10 February 2010

German the mixed language

"In this age of globalisation," writes Uwe Pörksen as translated by Aingeal Flanagan (Goethe-Institut 2009), "no language in the world can maintain absolute, original purity. But did such linguistic purity ever exist? Or is it wishful thinking, a mere construct?"

Pörksen offers ten principles (about the German language) that we could adopt, mutatis mutandis, as our own in multilingual literary criticism. Here they are:

"1. Bilingualism has been the norm throughout the history of the world’s civilisations. For over one thousand years (from the eighth to the eighteenth centuries), the most formidable counterpart of the German language was written and spoken Latin.

"2. Of all other languages, the contact with Latin has thus far had the most profound effect on the German language.

"3. Luther’s German did not emerge out of an independent development of the oral language culture, for which he had a good ear; instead, it was a borrowed creation from the Latin written culture; it was an artificial language.

"4. We were trilingual in the seventeenth, eighteenth, and parts of the nineteenth centuries. We not only spoke German and Latin, but French too.

"5. The French language also had a lasting effect on German. Peter von Polenz's magnificent three-volume history of the German language sees this effect in the inclusion of Germany in the modern, Western European cultural context.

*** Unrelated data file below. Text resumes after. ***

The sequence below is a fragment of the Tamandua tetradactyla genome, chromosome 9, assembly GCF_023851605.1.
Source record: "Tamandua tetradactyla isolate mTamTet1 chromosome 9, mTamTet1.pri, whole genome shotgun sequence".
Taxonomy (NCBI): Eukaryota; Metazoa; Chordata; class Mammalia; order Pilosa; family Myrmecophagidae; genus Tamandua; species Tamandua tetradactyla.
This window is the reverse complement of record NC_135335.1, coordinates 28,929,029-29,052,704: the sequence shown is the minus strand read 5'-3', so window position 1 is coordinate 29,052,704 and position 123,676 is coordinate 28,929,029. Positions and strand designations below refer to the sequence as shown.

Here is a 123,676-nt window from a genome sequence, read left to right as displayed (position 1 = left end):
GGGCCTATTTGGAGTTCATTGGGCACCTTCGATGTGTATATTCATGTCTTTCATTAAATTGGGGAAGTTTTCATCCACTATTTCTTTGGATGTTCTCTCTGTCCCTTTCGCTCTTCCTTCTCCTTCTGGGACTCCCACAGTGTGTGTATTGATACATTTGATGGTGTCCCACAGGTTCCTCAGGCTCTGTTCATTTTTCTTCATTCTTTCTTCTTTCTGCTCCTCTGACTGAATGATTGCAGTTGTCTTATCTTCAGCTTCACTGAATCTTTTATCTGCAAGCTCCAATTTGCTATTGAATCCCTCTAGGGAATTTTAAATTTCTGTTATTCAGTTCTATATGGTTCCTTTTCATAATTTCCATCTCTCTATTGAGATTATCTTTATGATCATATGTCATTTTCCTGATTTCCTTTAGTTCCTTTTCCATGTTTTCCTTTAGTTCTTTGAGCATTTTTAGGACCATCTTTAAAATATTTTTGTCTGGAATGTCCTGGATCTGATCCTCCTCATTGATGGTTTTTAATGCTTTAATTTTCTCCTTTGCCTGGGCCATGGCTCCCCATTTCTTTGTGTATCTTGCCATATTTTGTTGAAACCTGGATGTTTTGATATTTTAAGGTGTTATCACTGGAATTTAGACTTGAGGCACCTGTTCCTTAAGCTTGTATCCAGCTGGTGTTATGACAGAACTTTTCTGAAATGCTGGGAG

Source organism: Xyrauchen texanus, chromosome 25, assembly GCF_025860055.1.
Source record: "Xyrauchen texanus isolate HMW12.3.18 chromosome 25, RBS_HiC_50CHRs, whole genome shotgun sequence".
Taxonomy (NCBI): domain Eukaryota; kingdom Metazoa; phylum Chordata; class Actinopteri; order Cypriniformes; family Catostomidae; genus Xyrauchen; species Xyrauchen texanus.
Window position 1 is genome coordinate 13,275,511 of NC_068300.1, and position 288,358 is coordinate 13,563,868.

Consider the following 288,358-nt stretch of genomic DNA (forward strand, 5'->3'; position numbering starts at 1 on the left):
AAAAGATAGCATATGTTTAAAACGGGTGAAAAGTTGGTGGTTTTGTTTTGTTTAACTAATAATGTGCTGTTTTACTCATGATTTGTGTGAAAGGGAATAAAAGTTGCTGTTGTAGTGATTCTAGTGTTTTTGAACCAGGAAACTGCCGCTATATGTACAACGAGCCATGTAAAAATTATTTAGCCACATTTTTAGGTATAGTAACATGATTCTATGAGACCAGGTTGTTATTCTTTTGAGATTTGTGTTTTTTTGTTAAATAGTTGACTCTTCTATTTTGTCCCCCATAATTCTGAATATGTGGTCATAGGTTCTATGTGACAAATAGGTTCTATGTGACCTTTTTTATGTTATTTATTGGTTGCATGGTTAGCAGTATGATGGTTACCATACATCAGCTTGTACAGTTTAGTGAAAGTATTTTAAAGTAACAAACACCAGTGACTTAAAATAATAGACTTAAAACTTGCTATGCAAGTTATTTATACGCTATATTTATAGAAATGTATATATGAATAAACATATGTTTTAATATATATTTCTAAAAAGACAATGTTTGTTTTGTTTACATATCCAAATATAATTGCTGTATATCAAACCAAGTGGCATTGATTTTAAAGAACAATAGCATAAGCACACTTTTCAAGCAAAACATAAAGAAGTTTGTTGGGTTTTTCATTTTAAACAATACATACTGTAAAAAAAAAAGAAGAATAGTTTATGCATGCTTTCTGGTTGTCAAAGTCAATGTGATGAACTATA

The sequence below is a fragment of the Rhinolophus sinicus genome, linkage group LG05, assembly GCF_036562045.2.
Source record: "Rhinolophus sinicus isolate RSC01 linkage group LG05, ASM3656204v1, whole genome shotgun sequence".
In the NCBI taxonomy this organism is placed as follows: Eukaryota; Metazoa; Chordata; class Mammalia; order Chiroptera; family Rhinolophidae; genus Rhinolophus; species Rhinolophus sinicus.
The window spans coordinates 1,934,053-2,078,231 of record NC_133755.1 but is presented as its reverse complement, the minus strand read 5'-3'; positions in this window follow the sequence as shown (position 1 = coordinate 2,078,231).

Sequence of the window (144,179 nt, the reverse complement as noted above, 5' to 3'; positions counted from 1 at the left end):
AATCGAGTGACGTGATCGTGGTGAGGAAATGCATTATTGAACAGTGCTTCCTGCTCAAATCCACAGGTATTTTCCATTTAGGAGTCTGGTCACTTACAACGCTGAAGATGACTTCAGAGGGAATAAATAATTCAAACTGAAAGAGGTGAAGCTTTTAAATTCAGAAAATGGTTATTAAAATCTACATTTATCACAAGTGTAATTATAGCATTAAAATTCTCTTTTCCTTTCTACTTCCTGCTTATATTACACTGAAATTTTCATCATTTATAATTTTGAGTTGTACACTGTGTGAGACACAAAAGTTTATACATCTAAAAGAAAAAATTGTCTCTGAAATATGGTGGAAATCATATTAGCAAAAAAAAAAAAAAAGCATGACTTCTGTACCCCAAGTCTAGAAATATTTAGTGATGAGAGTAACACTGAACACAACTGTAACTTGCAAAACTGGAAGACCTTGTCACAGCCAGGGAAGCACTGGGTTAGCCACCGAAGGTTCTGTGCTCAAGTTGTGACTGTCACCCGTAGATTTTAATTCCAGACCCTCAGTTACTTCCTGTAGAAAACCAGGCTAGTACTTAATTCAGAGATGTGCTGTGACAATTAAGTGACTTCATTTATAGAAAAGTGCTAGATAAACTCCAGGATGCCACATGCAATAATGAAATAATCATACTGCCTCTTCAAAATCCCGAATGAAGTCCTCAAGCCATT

"6. An independent German ‘literary language’, a written civilisational language, has been developed in fits and starts since the High Middle Ages.

"7. The ‘continuous’, uniform use of language advocated by Leibniz emerged both out of the Latin and French languages and in contrast to them, and it did so independently of the modern state, without a central institute, and without an academy or language supervision.

"8. It was the conscious, active work of a variety of parties that led to this state of affairs.

"9. In the century and a half between the nineteenth century and the 1960s, our country was comparatively monolingual; the German language dominated in almost every sphere.

"10. A third incisive period of language contact began almost half a century ago, namely the contact with the English language. It is likely that this contact will have a profound effect in the long term."

Once we realize that the development of a language is a conscious effort by literary persons (in Pörksen's translated words), we start placing literature once again at the center of civilization, since language, as he correctly points out in his essay, precedes the creation of states. We also start to understand why it is crucial for literary critics to unlock the multilingual substructure of any literary text.

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